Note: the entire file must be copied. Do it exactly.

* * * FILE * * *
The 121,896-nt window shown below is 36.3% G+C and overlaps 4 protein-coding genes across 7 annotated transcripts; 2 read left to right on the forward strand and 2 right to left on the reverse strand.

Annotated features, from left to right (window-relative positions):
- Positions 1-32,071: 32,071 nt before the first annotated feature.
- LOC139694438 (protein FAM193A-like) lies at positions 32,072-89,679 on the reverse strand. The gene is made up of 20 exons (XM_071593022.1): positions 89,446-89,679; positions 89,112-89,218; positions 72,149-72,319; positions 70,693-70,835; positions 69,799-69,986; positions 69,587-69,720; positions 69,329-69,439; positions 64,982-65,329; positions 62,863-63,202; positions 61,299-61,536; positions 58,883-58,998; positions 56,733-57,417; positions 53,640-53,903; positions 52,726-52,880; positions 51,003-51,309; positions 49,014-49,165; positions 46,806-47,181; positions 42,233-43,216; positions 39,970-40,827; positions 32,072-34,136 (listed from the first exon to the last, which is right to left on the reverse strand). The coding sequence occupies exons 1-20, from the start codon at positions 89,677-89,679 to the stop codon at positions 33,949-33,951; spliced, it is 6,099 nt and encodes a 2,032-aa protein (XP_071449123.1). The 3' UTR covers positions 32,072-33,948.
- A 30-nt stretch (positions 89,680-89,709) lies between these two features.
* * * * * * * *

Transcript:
The 121,896-nt window shown below is 36.3% G+C and overlaps 4 protein-coding genes across 7 annotated transcripts; 2 read left to right on the forward strand and 2 right to left on the reverse strand.

Annotated features, from left to right (window-relative positions):
- Positions 1-32,071: 32,071 nt before the first annotated feature.
- LOC139694438 (protein FAM193A-like) lies at positions 32,072-89,679 on the reverse strand. The gene is made up of 20 exons (XM_071593022.1): positions 89,446-89,679; positions 89,112-89,218; positions 72,149-72,319; positions 70,693-70,835; positions 69,799-69,986; positions 69,587-69,720; positions 69,329-69,439; positions 64,982-65,329; positions 62,863-63,202; positions 61,299-61,536; positions 58,883-58,998; positions 56,733-57,417; positions 53,640-53,903; positions 52,726-52,880; positions 51,003-51,309; positions 49,014-49,165; positions 46,806-47,181; positions 42,233-43,216; positions 39,970-40,827; positions 32,072-34,136 (listed from the first exon to the last, which is right to left on the reverse strand). The coding sequence occupies exons 1-20, from the start codon at positions 89,677-89,679 to the stop codon at positions 33,949-33,951; spliced, it is 6,099 nt and encodes a 2,032-aa protein (XP_071449123.1). The 3' UTR covers positions 32,072-33,948.
- A 30-nt stretch (positions 89,680-89,709) lies between these two features.